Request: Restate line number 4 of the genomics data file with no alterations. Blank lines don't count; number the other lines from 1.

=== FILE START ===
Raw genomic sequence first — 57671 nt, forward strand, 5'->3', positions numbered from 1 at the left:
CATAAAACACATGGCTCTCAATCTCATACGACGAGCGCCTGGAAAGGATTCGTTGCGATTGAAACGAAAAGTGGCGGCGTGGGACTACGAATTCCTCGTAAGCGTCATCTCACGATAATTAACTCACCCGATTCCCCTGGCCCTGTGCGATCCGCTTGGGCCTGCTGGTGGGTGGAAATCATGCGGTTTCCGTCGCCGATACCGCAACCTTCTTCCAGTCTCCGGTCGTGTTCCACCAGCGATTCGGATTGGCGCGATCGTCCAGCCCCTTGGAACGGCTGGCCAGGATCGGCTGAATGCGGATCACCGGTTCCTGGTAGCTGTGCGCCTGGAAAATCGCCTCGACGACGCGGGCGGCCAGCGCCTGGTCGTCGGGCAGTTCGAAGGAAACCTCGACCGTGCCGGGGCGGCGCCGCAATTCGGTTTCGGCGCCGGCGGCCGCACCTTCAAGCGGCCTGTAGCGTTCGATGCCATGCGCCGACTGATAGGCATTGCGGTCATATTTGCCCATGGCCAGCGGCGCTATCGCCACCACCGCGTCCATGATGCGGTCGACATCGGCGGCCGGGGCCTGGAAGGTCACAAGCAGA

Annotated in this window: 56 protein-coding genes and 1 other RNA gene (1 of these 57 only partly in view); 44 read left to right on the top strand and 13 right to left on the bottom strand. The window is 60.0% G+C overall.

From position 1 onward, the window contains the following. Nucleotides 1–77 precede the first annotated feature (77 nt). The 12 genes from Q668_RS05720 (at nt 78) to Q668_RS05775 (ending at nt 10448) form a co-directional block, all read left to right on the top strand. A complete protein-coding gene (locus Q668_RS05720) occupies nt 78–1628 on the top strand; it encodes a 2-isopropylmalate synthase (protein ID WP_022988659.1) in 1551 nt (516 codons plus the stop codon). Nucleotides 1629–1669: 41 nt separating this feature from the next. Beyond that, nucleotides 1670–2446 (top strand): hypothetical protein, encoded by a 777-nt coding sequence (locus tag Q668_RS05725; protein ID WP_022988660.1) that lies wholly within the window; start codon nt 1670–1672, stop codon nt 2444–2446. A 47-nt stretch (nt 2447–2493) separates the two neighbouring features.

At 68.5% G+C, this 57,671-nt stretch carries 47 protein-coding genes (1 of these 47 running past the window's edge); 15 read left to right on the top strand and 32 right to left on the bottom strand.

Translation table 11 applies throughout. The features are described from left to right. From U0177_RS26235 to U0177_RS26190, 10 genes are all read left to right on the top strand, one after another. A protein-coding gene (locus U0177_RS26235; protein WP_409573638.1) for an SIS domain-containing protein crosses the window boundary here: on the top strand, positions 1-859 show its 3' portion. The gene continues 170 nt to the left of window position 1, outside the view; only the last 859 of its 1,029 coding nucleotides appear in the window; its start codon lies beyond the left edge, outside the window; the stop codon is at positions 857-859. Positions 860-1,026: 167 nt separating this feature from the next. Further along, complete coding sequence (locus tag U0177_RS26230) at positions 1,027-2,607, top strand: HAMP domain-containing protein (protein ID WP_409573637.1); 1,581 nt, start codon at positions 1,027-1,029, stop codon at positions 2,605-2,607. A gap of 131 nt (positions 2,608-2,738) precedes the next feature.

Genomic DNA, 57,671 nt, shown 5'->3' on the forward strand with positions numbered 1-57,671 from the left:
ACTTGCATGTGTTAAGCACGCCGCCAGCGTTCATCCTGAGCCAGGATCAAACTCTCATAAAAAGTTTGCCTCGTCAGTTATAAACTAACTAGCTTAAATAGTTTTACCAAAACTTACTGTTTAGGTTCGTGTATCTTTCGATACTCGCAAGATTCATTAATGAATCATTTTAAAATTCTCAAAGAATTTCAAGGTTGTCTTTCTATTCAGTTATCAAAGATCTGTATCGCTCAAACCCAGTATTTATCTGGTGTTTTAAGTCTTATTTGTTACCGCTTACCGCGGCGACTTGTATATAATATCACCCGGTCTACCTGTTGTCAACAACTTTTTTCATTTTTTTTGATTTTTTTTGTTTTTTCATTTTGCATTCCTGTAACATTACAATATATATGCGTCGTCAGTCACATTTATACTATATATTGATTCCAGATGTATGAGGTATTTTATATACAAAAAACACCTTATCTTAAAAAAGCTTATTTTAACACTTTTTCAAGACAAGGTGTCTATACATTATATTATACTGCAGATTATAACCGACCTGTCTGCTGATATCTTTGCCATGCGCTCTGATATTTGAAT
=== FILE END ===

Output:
From position 1 onward, the window contains the following. Nucleotides 1–77 precede the first annotated feature (77 nt). The 12 genes from Q668_RS05720 (at nt 78) to Q668_RS05775 (ending at nt 10448) form a co-directional block, all read left to right on the top strand. A complete protein-coding gene (locus Q668_RS05720) occupies nt 78–1628 on the top strand; it encodes a 2-isopropylmalate synthase (protein ID WP_022988659.1) in 1551 nt (516 codons plus the stop codon). Nucleotides 1629–1669: 41 nt separating this feature from the next. Beyond that, nucleotides 1670–2446 (top strand): hypothetical protein, encoded by a 777-nt coding sequence (locus tag Q668_RS05725; protein ID WP_022988660.1) that lies wholly within the window; start codon nt 1670–1672, stop codon nt 2444–2446. A 47-nt stretch (nt 2447–2493) separates the two neighbouring features.